I fell in love once. It was just about perfect for a while, but then it ended. I took the loss hard, ending up in increasingly seedier neighborhoods, experiencing increasingly trashier replacements in my desperate search to fill the void left empty after that one perfect moment.
That story could be a description of my love life… or I could just be talking about great-white-shark movies.
Every time I’ve written about JAWS, I’ve argued that it’s the one great great-white-shark movie, the monarch in its genre. It’s not the hardest argument to win, really. After JAWS, the pool of competitors is pretty shallow. Just about every aspiring horror filmmaker feels up to taking a crack at a zombie movie or a vampire movie, but hardly anyone wants to touch the great-white-shark genre. Part of that is no doubt a budgetary concern, as the legend behind the troubled JAWS shoot is almost as well-known to cineastes as the movie itself. CGI sharks don’t look right, but we all know the probable pitfalls of having a practical shark model too.
The other problem is that having a man-eating shark as the villain of your movie is limited by circumstance and the boundaries of imagination; in other words, as long as the characters stay on land or on the boat, there’s no movie. You need reasons to get people into the water, and there are theoretically only so many ways to do that.
To that end, Australia’s BAIT (3D) has a decent high-concept, at once supremely silly and once you think about it a little, weirdly believable. A tsunami batters the Australian coastline, destroying a supermarket and killing most of the people in it, and stranding the small group of survivors inside… with a great white shark washed in from the ocean.
It could happen! The odds are about as likely as a Victoria’s Secret model personally delivering a pizza to me sometime this evening, but it is physically possible to occur upon this realm of reality. The best horror movies are able to convince an audience of the believability of their extreme concepts. BAIT is not among the best horror movies, but one could do plenty worse as a starting point than JAWS meets DAWN OF THE DEAD. It’s a great set-up for a joke, anyway.
The problem with BAIT is that its makers seem undecided as to whether to treat their premise with solemnity or camp. The initial script for BAIT was co-written and meant to be directed by Russell Mulcahy, who managed the tonal balance better in the 1984 killer-boar movie RAZORBACK. I’m not fully aware of the circumstances behind Kimble Rendall (second-unit director on movies such as 2007’s GHOST RIDER) replacing Mulcahy, and it’s unclear as it is with most movies where to apportion credit or blame, but let’s just say that BAIT is a movie of mixed pleasures.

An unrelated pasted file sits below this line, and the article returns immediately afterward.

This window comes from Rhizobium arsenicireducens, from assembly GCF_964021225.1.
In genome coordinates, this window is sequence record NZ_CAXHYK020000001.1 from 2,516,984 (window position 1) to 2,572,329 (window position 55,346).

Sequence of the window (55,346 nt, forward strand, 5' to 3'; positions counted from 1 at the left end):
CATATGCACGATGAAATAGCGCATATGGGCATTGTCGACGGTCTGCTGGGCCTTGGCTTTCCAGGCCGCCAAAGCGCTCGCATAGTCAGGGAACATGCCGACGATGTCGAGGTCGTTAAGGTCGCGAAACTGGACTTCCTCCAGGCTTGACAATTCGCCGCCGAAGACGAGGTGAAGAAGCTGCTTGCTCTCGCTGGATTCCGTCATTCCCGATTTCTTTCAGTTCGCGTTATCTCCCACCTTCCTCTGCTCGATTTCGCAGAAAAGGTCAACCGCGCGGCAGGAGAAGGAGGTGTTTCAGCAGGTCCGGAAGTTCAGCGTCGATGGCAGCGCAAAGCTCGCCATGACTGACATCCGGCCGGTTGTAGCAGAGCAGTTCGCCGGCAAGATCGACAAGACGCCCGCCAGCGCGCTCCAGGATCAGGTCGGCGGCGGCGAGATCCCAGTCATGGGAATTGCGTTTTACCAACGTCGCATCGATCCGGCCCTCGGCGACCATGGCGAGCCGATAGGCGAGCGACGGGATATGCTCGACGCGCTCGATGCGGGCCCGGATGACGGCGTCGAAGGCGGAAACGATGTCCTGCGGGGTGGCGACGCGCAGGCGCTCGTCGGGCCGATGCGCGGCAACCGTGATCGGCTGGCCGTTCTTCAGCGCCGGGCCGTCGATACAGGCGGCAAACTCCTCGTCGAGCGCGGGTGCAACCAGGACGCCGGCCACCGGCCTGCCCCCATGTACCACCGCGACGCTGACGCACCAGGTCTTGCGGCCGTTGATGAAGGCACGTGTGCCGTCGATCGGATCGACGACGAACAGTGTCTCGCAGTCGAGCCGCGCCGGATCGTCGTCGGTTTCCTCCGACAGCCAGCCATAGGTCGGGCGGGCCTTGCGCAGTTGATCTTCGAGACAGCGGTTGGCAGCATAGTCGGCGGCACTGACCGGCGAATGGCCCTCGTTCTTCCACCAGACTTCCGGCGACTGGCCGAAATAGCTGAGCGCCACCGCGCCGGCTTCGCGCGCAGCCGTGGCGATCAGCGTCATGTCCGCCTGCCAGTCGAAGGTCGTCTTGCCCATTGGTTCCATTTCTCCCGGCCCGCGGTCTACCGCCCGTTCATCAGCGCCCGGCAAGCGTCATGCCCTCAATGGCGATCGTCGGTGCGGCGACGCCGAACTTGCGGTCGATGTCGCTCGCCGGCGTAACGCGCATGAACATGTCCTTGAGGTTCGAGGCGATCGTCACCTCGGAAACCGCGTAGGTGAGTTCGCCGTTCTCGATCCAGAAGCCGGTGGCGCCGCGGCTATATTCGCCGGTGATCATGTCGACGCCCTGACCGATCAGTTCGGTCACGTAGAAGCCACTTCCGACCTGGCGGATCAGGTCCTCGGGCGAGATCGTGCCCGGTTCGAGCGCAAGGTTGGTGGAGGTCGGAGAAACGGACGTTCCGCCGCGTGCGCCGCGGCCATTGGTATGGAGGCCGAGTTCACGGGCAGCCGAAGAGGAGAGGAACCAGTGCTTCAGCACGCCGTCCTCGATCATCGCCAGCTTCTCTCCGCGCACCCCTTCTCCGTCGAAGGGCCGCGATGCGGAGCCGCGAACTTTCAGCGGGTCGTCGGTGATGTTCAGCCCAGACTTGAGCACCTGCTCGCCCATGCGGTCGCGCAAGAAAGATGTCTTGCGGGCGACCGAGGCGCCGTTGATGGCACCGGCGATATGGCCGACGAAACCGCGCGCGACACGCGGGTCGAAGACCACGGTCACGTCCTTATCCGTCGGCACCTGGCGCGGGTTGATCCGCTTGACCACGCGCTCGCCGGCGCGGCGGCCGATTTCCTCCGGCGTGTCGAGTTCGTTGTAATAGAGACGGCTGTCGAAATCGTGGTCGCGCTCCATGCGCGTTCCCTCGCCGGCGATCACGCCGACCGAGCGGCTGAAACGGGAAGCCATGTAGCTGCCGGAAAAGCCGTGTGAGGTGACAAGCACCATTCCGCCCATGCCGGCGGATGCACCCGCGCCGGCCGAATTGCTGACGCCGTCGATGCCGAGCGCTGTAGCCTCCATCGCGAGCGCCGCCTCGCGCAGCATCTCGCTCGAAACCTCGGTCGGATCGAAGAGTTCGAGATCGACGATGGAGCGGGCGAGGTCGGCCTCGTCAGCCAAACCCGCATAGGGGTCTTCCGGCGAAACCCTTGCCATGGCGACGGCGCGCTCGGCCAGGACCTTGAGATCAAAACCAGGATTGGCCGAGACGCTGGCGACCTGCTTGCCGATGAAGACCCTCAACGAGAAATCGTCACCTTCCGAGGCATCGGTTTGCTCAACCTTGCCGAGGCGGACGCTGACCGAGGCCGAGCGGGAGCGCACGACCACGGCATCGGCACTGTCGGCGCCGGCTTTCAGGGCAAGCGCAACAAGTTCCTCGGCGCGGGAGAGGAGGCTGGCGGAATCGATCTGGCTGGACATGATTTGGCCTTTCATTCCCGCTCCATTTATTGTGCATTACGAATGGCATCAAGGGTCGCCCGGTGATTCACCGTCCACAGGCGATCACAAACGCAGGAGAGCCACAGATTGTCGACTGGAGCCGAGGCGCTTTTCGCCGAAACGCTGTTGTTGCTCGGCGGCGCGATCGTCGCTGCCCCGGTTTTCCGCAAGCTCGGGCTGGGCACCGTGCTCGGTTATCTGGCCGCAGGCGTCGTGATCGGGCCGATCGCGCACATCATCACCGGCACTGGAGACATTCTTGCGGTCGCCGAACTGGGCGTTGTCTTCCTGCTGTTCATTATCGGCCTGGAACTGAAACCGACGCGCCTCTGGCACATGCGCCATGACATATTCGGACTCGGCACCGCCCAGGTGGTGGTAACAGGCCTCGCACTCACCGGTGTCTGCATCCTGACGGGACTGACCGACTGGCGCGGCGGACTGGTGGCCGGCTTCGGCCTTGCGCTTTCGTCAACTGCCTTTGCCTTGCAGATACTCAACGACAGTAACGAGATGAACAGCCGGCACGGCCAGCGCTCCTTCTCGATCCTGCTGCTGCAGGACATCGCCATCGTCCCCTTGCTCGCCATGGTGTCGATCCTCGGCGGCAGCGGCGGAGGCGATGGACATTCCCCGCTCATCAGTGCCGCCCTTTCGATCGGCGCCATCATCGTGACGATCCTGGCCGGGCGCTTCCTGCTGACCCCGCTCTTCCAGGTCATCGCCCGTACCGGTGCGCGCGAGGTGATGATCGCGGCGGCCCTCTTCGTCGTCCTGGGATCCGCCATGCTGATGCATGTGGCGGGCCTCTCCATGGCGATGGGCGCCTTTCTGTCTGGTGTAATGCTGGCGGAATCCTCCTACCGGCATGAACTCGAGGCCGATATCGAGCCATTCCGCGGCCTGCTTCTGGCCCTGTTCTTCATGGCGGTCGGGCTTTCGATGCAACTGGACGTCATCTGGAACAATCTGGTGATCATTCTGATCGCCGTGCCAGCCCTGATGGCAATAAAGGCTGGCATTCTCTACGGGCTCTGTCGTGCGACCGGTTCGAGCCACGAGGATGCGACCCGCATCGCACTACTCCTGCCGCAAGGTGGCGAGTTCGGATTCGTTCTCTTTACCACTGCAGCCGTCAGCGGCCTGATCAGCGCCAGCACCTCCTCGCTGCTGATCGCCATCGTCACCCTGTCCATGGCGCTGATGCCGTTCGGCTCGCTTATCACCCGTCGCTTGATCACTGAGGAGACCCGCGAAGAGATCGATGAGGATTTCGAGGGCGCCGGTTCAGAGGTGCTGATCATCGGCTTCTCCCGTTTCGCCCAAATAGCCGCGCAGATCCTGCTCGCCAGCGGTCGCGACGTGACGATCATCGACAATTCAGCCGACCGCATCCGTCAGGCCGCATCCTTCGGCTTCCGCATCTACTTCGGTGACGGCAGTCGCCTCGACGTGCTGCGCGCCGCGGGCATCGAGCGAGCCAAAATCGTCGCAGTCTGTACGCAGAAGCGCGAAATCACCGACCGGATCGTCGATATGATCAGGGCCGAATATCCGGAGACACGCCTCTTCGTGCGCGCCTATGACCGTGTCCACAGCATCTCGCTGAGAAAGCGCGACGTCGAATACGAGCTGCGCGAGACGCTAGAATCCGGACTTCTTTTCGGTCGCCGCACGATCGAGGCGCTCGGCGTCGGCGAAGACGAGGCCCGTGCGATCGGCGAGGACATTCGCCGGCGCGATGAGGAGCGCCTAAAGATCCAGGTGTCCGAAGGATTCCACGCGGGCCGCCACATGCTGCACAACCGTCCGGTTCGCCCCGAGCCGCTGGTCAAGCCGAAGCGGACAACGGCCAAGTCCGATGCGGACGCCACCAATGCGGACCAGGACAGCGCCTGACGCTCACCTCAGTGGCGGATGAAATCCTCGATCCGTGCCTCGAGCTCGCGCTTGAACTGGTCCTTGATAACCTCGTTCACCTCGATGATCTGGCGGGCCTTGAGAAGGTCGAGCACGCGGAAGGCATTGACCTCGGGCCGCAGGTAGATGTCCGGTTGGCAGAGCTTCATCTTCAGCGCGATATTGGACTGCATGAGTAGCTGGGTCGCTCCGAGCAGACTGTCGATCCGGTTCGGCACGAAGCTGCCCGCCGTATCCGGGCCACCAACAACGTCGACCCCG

The cast of characters who serve as the titular fodder are part of the issue. The main pair of protagonists, played by Xavier Samuel (who was in THE LOVED ONES) and Sharni Vinson (best known to folks like us as the star of YOU’RE NEXT), as an estranged couple of lifeguards brought together by fate and nature, are certainly pretty and likable enough, but a more callow couple (played by Lincoln Lewis and Cariba Heine) trapped underwater with their yipping pet lapdog are probably more obnoxious than intended. A little bit more interesting, at least on paper, are a pair of armed robbers played by Dan Wyllie and Julian McMahon, the latter of whom played Doctor Doom in those two lousy FANTASTIC FOUR movies and is now almost entirely done morphing into Kevin Spacey.
For me anyway, I didn’t love anyone enough to worry too much about them — not the way I do about, say, Quint in you-know-what — but nor did I loathe anyone enough to want to see them munched on by sharkteeth. It’s the oldest criticism in the book but it’s a mistake movies keep on making: If the characters aren’t worth caring about, the movie isn’t worth remembering.
Still, BAIT has engaging moments. The shark CGI isn’t great, but the tsunami scenes are actually convincing. The main sets — the submerged parking garage and the flooded supermarket — are believably-rendered environments. One of the early character deaths isn’t the fault of the shark and is surprisingly effective for it. (It’s reminiscent of a similar scene in THE GREY, though not as well-executed.) The final scene, with its real-world implications, tries to give the movie an emotional resonance it hasn’t really earned, but at least it indicates that someone somewhere was thinking about issues other than mangled viscera. Thinking is the fun part of a movie like BAIT — it’s not remotely as gripping as the movie it compares to unfavorably, but like that movie, it makes you think twice about getting in the water. At the very least, it leads you to imagine what you might do in a situation like this one, and if it’s better to have a movie that wraps you up in its every moment, it’s some small consolation to have a premise that sparks the imagination.
Word of warning, however: Whatever you do, don’t make this movie the second half of a double-feature with THE MASTER.
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